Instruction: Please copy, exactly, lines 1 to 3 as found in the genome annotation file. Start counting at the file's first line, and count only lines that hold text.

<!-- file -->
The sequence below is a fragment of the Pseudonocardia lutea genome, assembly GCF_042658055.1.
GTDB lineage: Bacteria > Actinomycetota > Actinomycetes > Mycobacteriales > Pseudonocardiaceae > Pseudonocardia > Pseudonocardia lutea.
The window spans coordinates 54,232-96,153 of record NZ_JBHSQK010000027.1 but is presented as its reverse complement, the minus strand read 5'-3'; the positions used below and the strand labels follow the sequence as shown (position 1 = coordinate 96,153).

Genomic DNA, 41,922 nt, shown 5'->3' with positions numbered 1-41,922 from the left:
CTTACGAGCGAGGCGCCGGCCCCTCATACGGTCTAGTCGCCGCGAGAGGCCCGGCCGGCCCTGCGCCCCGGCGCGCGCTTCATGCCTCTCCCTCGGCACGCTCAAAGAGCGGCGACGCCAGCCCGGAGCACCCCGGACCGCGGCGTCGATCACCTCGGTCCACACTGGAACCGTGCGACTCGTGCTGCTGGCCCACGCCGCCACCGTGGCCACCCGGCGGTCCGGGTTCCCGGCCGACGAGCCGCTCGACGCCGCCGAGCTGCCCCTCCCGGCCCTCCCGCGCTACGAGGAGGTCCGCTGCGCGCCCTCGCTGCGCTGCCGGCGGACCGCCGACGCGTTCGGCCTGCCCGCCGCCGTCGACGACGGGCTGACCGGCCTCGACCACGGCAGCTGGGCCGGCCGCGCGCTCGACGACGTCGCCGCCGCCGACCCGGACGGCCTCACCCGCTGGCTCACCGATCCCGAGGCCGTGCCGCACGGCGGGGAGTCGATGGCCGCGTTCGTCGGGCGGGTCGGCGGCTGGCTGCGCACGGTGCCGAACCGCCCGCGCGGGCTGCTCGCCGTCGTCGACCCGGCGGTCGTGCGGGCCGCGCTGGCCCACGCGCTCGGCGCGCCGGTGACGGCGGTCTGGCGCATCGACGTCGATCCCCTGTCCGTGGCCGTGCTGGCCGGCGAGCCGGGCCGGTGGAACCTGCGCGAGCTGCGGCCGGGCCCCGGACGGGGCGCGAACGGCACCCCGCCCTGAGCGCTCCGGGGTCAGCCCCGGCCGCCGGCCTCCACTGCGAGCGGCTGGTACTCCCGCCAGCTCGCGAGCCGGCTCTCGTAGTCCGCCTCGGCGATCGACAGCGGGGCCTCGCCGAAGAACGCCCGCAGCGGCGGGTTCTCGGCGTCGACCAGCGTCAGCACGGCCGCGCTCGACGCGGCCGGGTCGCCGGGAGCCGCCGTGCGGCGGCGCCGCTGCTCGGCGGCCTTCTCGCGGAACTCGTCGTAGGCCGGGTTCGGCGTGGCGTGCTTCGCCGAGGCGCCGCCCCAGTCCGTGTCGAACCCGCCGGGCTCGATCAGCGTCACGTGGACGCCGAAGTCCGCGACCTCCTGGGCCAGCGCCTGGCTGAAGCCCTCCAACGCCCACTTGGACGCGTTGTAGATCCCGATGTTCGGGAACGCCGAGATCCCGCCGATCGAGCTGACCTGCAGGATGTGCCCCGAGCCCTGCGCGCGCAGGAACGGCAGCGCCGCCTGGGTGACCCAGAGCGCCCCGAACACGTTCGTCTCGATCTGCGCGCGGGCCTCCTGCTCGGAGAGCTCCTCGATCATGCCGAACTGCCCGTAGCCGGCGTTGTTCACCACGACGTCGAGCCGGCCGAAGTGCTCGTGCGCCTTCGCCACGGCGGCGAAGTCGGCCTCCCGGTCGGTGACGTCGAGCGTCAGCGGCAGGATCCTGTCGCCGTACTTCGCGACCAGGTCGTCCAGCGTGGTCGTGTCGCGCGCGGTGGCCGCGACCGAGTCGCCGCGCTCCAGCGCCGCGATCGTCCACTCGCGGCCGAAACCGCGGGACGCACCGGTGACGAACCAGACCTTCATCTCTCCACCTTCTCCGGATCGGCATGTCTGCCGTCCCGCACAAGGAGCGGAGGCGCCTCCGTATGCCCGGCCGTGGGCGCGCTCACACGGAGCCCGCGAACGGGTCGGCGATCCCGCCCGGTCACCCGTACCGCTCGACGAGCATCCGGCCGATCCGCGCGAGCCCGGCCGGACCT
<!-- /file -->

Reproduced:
The sequence below is a fragment of the Pseudonocardia lutea genome, assembly GCF_042658055.1.
GTDB lineage: Bacteria > Actinomycetota > Actinomycetes > Mycobacteriales > Pseudonocardiaceae > Pseudonocardia > Pseudonocardia lutea.
The window spans coordinates 54,232-96,153 of record NZ_JBHSQK010000027.1 but is presented as its reverse complement, the minus strand read 5'-3'; the positions used below and the strand labels follow the sequence as shown (position 1 = coordinate 96,153).